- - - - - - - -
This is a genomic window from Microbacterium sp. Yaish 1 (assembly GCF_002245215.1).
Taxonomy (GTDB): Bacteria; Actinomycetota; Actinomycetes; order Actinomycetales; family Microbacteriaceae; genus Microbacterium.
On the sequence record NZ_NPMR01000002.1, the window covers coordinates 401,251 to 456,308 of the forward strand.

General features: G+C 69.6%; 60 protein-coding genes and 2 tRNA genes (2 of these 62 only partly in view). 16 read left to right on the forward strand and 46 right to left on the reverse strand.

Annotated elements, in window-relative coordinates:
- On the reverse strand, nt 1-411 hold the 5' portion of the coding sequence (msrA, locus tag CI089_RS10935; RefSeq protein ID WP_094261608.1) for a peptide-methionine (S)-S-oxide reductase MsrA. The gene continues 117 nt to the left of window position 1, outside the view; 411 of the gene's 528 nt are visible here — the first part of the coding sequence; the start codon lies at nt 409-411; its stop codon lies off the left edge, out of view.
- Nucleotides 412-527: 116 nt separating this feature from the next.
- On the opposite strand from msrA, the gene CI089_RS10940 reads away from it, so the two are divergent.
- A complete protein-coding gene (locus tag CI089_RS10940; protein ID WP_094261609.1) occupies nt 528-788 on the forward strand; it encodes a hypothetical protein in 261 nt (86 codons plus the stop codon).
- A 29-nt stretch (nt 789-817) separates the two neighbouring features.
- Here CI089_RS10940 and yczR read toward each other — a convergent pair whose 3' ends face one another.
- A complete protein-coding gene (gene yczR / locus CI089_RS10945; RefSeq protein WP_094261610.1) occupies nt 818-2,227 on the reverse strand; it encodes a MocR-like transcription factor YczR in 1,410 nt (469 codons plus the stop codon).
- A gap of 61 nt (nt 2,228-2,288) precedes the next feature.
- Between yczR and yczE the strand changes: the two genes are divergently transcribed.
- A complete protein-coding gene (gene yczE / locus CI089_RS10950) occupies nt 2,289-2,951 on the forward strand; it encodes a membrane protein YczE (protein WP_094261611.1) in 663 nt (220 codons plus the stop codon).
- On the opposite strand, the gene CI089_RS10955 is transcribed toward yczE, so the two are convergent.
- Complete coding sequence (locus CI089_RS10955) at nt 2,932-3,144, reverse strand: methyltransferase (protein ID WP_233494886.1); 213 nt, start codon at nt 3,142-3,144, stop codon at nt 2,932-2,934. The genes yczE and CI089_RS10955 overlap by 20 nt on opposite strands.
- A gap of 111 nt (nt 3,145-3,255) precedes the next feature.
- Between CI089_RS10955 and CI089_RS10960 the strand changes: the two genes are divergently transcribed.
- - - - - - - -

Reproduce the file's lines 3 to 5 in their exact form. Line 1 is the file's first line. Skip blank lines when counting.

On the sequence record NZ_NPMR01000002.1, the window covers coordinates 401,251 to 456,308 of the forward strand.

General features: G+C 69.6%; 60 protein-coding genes and 2 tRNA genes (2 of these 62 only partly in view). 16 read left to right on the forward strand and 46 right to left on the reverse strand.

Annotated elements, in window-relative coordinates: